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A Norman Rockwell time machine: 80 year-old scrapbook

Land of Four Seasons

When I was a little boy, one of my favorite things to look at on my family's old Tehachapi farm was a faded scrapbook with an embossed eagle on the cover. I would open it up, and slowly turn page after page, studying the images. It was like a time machine into the earlier days of the 20th century, for it contained more than 100 of the magazine covers that Norman Rockwell painted for the Saturday Evening Post.

Like most of her contemporaries, my grandmother loved the work of Rockwell, and while she enjoyed the contents of the weekly magazine, I think the one of the main reasons that she subscribed to the Saturday Evening Post was to enjoy the covers that Rockwell painted.

When an issue of the magazine had a cover by Rockwell, my grandmother would wait until she and my grandfather had read it, then she would carefully cut off the cover and save it. More than 80 years ago, she started her scrapbook featuring his cover art.

Norman Rockwell began illustrating covers for the Post way back in 1916, when the 20th century was still young. He remained with the magazine through decades of transformation, turbulence and change until 1963, and he completed 321 covers in that time.

In his lifetime, some art critics were dismissive of Rockwell, calling him an illustrator rather than an artist. Rockwell was untroubled by this label, and he himself was content to describe himself as an illustrator.

If you examine his work closely, however, it is clear that he was an artist, and a great one. While many of his topics are light-hearted, frivolous and chosen for comic effect, others are poignant and deep. Some of my favorite covers depicted the quieter, more personal moments of American experience.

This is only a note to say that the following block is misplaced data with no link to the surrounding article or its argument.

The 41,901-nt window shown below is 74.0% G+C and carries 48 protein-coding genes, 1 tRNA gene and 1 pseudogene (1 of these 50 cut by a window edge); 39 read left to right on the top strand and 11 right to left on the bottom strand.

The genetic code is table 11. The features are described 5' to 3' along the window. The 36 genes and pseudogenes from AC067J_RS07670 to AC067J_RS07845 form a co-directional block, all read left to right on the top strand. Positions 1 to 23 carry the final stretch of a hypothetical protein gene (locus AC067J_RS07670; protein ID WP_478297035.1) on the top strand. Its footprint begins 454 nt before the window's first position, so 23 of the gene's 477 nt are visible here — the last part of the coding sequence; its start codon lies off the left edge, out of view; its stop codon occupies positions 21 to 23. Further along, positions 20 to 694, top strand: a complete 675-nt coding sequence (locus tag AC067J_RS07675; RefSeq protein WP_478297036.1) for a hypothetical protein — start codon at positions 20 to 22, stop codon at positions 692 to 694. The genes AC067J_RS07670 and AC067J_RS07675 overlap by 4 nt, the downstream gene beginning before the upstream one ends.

Rockwell portrayed people from all walks of life, and he often chose subject matter that other artists wouldn't have regarded as cover-worthy: a traveling salesman cooling off on a hot day with a dip in a roadside pond; a sailor home on leave, sleeping in a hammock with his dog laying on him; a wistful young girl looking at herself in mirror while holding a glamour magazine.

These were affectionate portraits of Rockwell's fellow Americans and their everyday lives, and readers of the Saturday Evening Post recognized themselves and their neighbors in his art. Rockwell did not focus on glamorous models or wealthy celebrities in exotic places. He used his brushes to capture a delivery truck driver, a schoolteacher, a babysitter, an old man who ran the newsstand.

Even as a little kid, I could sense the realism and the human emotion that Rockwell conveyed with his cast of characters. His subjects were often small town or rural residents, and I knew many Tehachapi people who looked like they walked right out of the pages of my grandmother's Norman Rockwell scrapbook. They dressed and talked and acted just like you would expect from the lives they led.

There were career bank managers who looked like, well, old bankers, as well as farmers, waitresses, teachers, cement plant workers, cowboys, barbers, a mortician or two, mailmen, nurses, football coaches and hometown Tehachapi kids, all of whom looked like the small town American people that they were.

And Tehachapi had many locations that could have been featured in a Rockwell cover. Places like Kelcy's Cafe, the original, somewhat rundownTehachapi Depot when there was still passenger train service, the old Monolith Store, Gil's Rock Shop on Tehachapi Boulevard. . . there were dozens of Tehachapi locations that looked like a Rockwell painting.

Among the misplaced criticism of Rockwell's work is the accusation that it is overly sentimental, but I don't see it. He portrayed people sympathetically, but also realistically. There is an undeniable affection that his characters typically seem to have for their lives and places, but I always found that totally relatable. I grew up in Tehachapi, and I dearly loved my hometown and so many of my fellow residents. I still do.

Sitting on the couch, holding my grandmother's big Saturday Evening Post scrapbook on my lap, I would inspect each cover, looking at the details in Rockwell's paintings. He was a master of detail, so there is much to notice. And I loved the fact that so often there would be pets or other animals in his paintings -- dogs, cats, a rabbit or bird.

Norman Rockwell portrayed 20th century Americana better than anyone else has or ever will. My grandmother and her era are long gone, but I still enjoy thinking of her and those earlier times in America, and in Tehachapi, and I like to turn the pages of the scrapbook she lovingly created. . .

Keep enjoying the beauty of life in the Tehachapi Mountains.

Jon Hammond is a fourth generation Kern County resident who has photographed and written about the Tehachapi Mountains for 38 years. He lives on a farm his family started in 1921, and is a speaker of Nuwä, the Tehachapi Indian language. He can be reached at [email protected].